BBC Radio Leicester – 13.03.2013

Emily Anderson: asked RA about what he made about all the Richard III goings on, after interviewing him about his role as Thorin Oakenshield in “The Hobbit”.

[…] I do love working from literature, I love working from history. I always enjoy playing someone who existed in real life. […]

Emily Anderson: We can’t get you onto BBC Radio Leicester without talking to you about number 1 Richard III talking of history and I am sure you have heard about the recent find in Leicester of Richard III’s bones. What do you make of all that?

It’s very exciting. […] The dig was fascinating and I sort of watched every step of the way and seeing the facial reconstruction as well was also fascinating.
But I was named after Richard. My father had a real passion for his story and I was born on the 22nd of August, which is the day that he died at the Battle of Bosworth.
[…] I remember being a little bit cross with my dad for naming me after a hunchback monster, but of course, you know, he was a Ricardian so he believed in something quite different to what Shakespeare was talking about and I have adopted that passion, I suppose.
So yeah, I am kind of interested in his life.

Emily Anderson: So it has a special significance for you and as we have heard from the originator of the search, Philippa Langley, I am sure you have heard her speaking quite fondly of Richard III, it looks like history might need to be re-written.

Well yeah. I mean, there is not an awful lot there.
Any documentation that really was around at the time of his life was either destroyed or just simply didn’t exists, so we don’t really know an awful lot about him and certainly not any psychology as to why he was perceived in the way that he was. […]
The physical thing aside, you know, with regard to the scoliosis, at the time […] the idea of somebody who is physically deformed being a malevolent person was actually quite a normal thing.

Obviously we think differently to that today.
It would be interesting to have another look at his life aside from Shakespeares fantastic villain.
But really it is almost a pantomime creation and I am interested in looking at a psychological version of that story, whereby we try to understand […] who he was and why he did the things he did.

Emily Anderson: There have been various quotes from you from other people’s suggestion that may be you’d be the perfect person to play Richard III if there were to be a screenplay or film about him.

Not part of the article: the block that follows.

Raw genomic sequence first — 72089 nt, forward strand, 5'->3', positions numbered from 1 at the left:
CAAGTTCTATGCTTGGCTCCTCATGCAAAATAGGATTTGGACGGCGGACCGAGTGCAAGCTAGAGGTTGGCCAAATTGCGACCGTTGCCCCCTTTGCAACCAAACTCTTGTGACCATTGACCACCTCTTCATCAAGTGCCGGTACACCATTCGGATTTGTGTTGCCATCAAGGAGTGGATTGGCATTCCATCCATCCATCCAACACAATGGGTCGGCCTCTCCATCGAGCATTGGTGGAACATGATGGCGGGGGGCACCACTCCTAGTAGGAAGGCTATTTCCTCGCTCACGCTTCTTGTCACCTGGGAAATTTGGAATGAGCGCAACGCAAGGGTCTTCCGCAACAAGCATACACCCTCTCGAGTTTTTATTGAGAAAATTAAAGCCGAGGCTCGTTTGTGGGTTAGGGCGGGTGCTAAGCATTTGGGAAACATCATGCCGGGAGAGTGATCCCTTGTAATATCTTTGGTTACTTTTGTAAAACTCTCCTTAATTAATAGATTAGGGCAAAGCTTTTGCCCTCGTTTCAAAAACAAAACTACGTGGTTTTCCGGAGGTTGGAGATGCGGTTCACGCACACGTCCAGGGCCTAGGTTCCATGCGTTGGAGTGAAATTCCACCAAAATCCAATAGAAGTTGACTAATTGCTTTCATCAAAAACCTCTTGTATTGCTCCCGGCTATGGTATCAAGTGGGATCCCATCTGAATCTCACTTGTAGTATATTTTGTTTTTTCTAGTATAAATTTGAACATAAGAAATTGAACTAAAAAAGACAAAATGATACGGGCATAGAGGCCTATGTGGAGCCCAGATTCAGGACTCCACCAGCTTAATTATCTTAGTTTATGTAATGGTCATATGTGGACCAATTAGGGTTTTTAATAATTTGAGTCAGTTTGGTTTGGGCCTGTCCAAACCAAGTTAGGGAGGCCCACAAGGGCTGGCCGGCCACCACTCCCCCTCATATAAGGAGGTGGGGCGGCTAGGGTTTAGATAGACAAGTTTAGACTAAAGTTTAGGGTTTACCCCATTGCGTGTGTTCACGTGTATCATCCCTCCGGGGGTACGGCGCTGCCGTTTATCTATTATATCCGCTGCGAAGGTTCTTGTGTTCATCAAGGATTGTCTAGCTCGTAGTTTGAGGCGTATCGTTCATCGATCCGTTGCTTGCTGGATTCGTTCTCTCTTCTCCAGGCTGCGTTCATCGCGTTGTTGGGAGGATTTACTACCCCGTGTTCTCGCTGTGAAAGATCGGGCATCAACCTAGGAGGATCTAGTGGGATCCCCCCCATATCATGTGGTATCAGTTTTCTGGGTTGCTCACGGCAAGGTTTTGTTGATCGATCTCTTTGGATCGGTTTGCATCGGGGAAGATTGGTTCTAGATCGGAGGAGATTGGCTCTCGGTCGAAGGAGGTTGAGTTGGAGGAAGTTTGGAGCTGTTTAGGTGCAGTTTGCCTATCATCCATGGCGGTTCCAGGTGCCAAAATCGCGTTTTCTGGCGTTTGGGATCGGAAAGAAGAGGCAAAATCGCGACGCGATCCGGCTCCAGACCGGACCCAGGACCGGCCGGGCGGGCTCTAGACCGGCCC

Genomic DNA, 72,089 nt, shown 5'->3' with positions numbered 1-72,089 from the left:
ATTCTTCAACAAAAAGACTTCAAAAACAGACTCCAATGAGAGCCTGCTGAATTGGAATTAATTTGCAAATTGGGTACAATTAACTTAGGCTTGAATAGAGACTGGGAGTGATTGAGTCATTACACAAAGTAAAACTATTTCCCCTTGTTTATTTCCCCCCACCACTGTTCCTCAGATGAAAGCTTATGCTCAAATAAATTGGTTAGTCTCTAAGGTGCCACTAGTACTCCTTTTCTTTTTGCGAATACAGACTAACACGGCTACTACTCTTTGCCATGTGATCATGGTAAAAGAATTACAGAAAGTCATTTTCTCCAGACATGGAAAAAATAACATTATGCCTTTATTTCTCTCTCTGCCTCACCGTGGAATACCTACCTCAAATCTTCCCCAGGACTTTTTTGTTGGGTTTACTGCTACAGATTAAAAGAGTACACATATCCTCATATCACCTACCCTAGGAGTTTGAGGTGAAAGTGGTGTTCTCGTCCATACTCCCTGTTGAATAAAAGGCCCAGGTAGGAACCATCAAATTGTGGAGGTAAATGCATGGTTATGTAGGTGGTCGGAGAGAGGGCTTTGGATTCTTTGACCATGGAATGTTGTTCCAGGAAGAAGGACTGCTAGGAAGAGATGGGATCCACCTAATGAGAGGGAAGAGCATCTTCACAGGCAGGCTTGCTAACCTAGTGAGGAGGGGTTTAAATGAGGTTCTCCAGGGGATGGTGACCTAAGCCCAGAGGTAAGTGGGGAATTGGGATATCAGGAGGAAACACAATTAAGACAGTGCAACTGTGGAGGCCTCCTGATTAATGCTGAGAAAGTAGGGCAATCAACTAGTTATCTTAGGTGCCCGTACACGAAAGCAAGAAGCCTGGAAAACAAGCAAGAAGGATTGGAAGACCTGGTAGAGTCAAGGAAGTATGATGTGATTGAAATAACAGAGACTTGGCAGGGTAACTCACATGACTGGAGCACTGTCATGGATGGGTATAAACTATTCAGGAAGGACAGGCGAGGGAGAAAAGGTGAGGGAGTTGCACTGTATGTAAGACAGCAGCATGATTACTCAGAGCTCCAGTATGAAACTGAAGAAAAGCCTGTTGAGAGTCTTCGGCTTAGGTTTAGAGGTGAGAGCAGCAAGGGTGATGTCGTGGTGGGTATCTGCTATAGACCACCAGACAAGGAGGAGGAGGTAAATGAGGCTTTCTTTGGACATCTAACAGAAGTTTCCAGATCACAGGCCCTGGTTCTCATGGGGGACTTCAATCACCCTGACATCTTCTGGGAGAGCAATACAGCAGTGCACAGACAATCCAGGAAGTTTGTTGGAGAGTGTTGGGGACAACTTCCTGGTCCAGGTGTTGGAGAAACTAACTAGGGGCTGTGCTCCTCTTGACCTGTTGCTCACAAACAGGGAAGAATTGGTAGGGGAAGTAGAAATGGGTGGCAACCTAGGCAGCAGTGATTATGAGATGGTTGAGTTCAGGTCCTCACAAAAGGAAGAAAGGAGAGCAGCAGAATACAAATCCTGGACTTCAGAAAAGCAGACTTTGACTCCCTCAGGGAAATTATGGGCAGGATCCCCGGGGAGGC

Well, I find that very flattering.
I mean I live in a dream world of may be doing that, but I’m a little bit too tall and perhaps a little bit too old now, but I certainly like to be involved in a production, whether that’s on stage or on film I don’t know.

Emily Anderson: So you have not been approached yet?

No, I haven’t.

Emily Anderson: Philippa Langley, who was the originator of the search, has told the BBC Radio Leicester, she can’t see past you, Richard Armitage, for the role and she is writing a screenplay at the moment.

Yes. I have read her screenplay and I have been in contact with Philippa for a long time and, you know, I am so thrilled that she was able to be such an integral part of that dig and as […] a member of the Richard III Society.
So I just want to offer my congratulations to her for that success.

Emily Anderson: Have you been to Leicester yet since the find of Richard III? Because obviously we have got the dig site, we’ve got the visitors’ centre, a brand new visitors’ center opening next year. Is that may be something you could be tempted to have a look at?

Without a doubt. I mean, it’s definitely on my list of things to do.
I think it is a real privilege for Leicester to have that find.
I suppose the idea of a re-burial is now on everyone’s lips of where his remains should end.

Emily Anderson: Can I ask you your opinion?

I think, he should probably stay where he was found.

Emily Anderson: In Leicester.

Yeah, I do.

Emily Anderson: So next year, when the re-internment happens, maybe we could see you in Leicester to come along and have a look for yourself?

For sure. Without a doubt.

Emily Anderson: Thank you very much for talking to me today, Richard. And if you ever are in Leicester, feel free to pop in to see us, because if you believe it or not, we are right next door to where Richard III’s remains were found.

I will do, I certainly will.

Emily Anderson: So come in and see us.

I will. Thank you. Bye bye.

Dave Andrews (10.03.2013): You heard him. We might expect him here now definitely.

Too old, too tall?
One can do marvelous things these days, can’t they, when doing film. I don’t think the age bit.
He looks pretty good for his age and as Philippa Langley who wrote the screenplay or has written the screenplay already, pointed out, you know, in those days back, in Richard III’s day, they didn’t have the moisturizers and all the creams and that sort of things. They probably would have looked older than he actually was.
Anyway, I think he still would be great in that particular part.

Transcript and audio-file of the interview version 10.03.2013 on BBC Radio Leicester (
Audio file for the interview version of 13.03.2013 (

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